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Pressure Retarded Osmosis: Laboratory Scale Design and Experiment

[+] Author Affiliations
Alexander Berry, Dylan Weinand, Mansour Zenouzi, Conor Hennessy, James Mathieu

Wentworth Institute of Technology, Boston, MA

Greg Kowalski

Northeastern University, Boston, MA

Paper No. ES2015-49804, pp. V002T12A005; 8 pages
doi:10.1115/ES2015-49804
From:
  • ASME 2015 9th International Conference on Energy Sustainability collocated with the ASME 2015 Power Conference, the ASME 2015 13th International Conference on Fuel Cell Science, Engineering and Technology, and the ASME 2015 Nuclear Forum
  • Volume 2: Photovoltaics; Renewable-Non-Renewable Hybrid Power System; Smart Grid, Micro-Grid Concepts; Energy Storage; Solar Chemistry; Solar Heating and Cooling; Sustainable Cities and Communities, Transportation; Symposium on Integrated/Sustainable Building Equipment and Systems; Thermofluid Analysis of Energy Systems Including Exergy and Thermoeconomics; Wind Energy Systems and Technologies
  • San Diego, California, USA, June 28–July 2, 2015
  • Conference Sponsors: Advanced Energy Systems Division, Solar Energy Division
  • ISBN: 978-0-7918-5685-7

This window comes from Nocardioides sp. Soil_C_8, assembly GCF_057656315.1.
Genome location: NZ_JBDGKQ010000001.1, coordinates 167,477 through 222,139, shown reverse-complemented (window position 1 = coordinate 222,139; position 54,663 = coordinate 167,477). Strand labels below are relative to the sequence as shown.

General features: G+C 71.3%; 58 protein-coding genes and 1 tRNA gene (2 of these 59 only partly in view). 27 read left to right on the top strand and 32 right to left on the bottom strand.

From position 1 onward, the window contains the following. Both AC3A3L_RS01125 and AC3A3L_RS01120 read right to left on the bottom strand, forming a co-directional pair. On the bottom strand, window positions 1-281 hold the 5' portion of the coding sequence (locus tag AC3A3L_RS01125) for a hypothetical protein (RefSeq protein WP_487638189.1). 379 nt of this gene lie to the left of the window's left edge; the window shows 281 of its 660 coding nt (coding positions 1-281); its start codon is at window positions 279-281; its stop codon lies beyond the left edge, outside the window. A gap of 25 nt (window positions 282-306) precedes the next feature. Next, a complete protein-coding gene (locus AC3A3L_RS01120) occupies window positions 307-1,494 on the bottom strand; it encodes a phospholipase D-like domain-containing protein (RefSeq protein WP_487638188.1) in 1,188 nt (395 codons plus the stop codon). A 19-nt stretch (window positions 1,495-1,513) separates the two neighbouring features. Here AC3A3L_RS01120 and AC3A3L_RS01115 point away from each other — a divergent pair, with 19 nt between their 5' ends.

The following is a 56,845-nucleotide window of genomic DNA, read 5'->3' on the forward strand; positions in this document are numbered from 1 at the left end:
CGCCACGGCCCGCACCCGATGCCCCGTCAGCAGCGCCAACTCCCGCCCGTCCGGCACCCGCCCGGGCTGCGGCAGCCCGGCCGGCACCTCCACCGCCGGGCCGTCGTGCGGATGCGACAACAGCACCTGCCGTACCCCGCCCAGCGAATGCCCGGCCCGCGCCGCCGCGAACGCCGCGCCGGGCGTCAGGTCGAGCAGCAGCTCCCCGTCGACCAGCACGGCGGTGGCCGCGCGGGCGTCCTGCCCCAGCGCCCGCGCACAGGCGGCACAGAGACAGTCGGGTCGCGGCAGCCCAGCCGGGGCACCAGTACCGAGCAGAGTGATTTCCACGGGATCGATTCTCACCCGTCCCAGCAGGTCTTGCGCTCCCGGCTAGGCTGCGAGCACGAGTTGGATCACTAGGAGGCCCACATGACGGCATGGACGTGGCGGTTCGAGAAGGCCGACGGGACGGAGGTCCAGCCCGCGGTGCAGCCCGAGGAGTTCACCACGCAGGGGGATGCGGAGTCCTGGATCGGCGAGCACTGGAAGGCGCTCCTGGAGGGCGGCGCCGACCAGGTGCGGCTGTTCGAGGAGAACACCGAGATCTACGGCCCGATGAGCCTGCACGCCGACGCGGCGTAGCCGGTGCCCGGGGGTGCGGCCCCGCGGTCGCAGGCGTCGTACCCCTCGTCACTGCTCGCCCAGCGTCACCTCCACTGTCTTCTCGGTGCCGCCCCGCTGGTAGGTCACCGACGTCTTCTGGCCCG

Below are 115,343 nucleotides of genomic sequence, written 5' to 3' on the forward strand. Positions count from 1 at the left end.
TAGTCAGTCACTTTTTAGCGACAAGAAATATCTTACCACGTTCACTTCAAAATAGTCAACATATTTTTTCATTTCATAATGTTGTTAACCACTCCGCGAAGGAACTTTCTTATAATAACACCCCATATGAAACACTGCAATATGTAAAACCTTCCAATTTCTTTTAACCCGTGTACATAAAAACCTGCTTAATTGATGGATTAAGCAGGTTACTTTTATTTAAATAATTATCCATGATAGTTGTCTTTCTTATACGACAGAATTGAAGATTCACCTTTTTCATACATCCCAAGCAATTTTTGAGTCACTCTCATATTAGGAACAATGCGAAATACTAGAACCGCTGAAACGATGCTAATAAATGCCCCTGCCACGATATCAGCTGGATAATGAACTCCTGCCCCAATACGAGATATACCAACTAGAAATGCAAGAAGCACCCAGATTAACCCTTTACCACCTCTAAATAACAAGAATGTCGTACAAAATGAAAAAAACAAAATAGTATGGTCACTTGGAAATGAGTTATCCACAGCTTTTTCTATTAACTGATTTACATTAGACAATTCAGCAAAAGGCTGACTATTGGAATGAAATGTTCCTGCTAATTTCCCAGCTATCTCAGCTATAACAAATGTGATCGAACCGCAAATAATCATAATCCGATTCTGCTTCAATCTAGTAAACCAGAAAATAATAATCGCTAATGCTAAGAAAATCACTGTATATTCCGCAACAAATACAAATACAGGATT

• Copyright © 2015 by ASME

abstract

Clean forms of renewable energy with low to no environmental impact are highly desirable. Pressure Retarded Osmosis (PRO) has been a growing form of “Blue Energy” [1], a renewable energy medium involving mixing bodies of salt and fresh water. PRO systems take advantage of the pressure difference seen between freshwater and seawater by forcing fresh water across a semipermeable membrane into a body of saltwater. This transfer, through the means of forward osmosis, yields an increase in pressure on the saltwater side of the membrane. This observable increase in pressure can be used for generating electricity. A popular thought proposed has involved taking a part of this newly created pressure and diverting it back into the system with the use of a pressure exchanger. Residual pressure would then be devoted to the generation of electricity. If done correctly, a net gain can be seen between the electricity gleaned from the output of the system, and the energy consumed to run the pumps necessary for operation. The group’s aim is to design and construct a variant of the traditional PRO system for the purpose of analysis in a laboratory setting. The design proposed consists of a compact, two-membrane system that allows for the testing and analysis of forward osmosis in a closed system. While the system is not intended for actual electrical generation, it provides a medium for future experimentation.

Copyright © 2015 by ASME
Topics: Pressure , Design , Osmosis

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